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By | January 21st, 2018|Research|

Driving more than 25,000 miles a year is third most dangerous job: UK study

The Royal Society for the Prevention of Accidents has ranked driving more than 25,000 miles per year the third most dangerous job in the United Kingdom behind deep sea diving and coal mining, Optician reports.

And a quarter of British people who drive for work are not having regular eye tests, new research conducted on behalf of Vision Express has found.

The YouGov research also showed that 6 per cent of drivers had not had an eye examination in at least ten years and 2 per cent admitted to never having their eyes examined.

Of the research respondents, 13 per cent stated they would not inform the driving licence authority if their eyesight was too poor to drive, with 39 per cent saying their job would be at risk if their eyesight did not meet minimum requirements for driving. The research highlighted the potential danger those drivers pose to other road users.

Mr Jonathan Lawson, Vision Express chief executive officer, said: “Many don’t realise that changes in sight can be gradual, and it’s possible to lose up to 40 per cent of your vision before even noticing. Tellingly, the vast majority (93 per cent) of drivers in our research believed they did meet the legal eyesight requirement for driving, yet over half (56 per

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By | December 22nd, 2017|Research|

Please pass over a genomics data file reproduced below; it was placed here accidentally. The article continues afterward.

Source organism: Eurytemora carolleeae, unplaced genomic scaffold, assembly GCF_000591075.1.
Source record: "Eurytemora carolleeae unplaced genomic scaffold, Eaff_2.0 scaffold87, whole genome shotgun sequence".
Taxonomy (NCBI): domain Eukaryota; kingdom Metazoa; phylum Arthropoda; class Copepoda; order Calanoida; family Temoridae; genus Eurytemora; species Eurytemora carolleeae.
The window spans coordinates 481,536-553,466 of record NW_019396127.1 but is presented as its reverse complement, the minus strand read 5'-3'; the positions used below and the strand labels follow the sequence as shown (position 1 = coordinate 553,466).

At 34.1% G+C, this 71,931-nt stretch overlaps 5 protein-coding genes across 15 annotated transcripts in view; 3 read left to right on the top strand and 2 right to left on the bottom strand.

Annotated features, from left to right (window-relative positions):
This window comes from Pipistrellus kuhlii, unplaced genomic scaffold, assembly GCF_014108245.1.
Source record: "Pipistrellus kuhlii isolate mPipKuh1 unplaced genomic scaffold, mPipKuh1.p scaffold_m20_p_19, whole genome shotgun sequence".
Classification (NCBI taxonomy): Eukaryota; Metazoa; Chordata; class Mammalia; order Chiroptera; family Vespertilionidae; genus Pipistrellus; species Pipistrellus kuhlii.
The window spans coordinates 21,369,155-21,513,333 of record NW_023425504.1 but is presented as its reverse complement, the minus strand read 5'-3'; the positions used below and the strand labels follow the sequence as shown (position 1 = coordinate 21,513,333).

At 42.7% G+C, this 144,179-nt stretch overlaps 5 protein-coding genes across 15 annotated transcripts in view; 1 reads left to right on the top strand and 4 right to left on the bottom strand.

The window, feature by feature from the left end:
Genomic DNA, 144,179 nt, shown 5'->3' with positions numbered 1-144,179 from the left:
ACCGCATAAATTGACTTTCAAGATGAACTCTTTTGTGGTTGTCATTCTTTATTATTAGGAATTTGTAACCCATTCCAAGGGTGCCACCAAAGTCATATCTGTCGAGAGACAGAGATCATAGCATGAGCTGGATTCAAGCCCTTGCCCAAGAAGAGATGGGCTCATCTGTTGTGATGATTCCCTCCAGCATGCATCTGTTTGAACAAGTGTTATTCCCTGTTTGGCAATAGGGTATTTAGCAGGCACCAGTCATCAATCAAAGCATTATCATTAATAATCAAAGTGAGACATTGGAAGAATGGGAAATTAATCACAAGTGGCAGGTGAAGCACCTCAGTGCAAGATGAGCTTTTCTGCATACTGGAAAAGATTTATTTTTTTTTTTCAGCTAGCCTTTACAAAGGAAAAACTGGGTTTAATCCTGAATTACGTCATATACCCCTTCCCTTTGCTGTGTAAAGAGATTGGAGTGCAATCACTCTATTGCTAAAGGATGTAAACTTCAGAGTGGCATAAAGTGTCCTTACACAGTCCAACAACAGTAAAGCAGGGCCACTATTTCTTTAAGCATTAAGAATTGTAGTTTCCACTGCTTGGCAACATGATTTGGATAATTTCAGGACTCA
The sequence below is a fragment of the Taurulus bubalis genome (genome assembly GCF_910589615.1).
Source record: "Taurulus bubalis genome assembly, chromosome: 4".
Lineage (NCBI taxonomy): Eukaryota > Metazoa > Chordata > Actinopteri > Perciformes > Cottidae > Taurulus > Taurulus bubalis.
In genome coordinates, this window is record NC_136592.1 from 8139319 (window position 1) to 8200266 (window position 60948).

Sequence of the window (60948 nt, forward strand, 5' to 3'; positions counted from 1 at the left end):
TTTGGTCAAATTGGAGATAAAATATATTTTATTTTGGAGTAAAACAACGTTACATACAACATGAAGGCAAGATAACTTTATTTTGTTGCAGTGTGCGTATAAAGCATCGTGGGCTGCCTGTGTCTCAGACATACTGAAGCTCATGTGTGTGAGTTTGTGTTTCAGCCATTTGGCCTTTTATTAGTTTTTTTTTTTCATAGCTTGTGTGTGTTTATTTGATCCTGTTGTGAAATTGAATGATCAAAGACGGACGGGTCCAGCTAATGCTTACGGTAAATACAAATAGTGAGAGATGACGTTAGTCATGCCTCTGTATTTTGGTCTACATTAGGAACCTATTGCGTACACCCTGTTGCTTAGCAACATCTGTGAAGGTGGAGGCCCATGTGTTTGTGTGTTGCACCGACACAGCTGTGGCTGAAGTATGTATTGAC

British College of Optometrists research identifies weaknesses in eye-health data

A lack of public health data on the prevalence of eye conditions in the United Kingdom is affecting the ability to adequately plan and meet eye-health needs, according to the College of Optometrists, Optician reports.

Despite an increasing amount of clinical data being held electronically in optometry-practice systems, the Ophthalmic Public Health Research Project found that data is not organised in a way that can be easily used for research and service-planning purposes.

The project was undertaken by the college to collate existing research and improve understanding of ophthalmic public health by optometrists. It was also hoped that the study would help to engage government and policy makers on eye health issues.

Researchers have now recommended a minimum dataset containing standard clinical information that could be used to facilitate analysis of the evidence for public health purposes and identify trends and areas of need in optometry practice.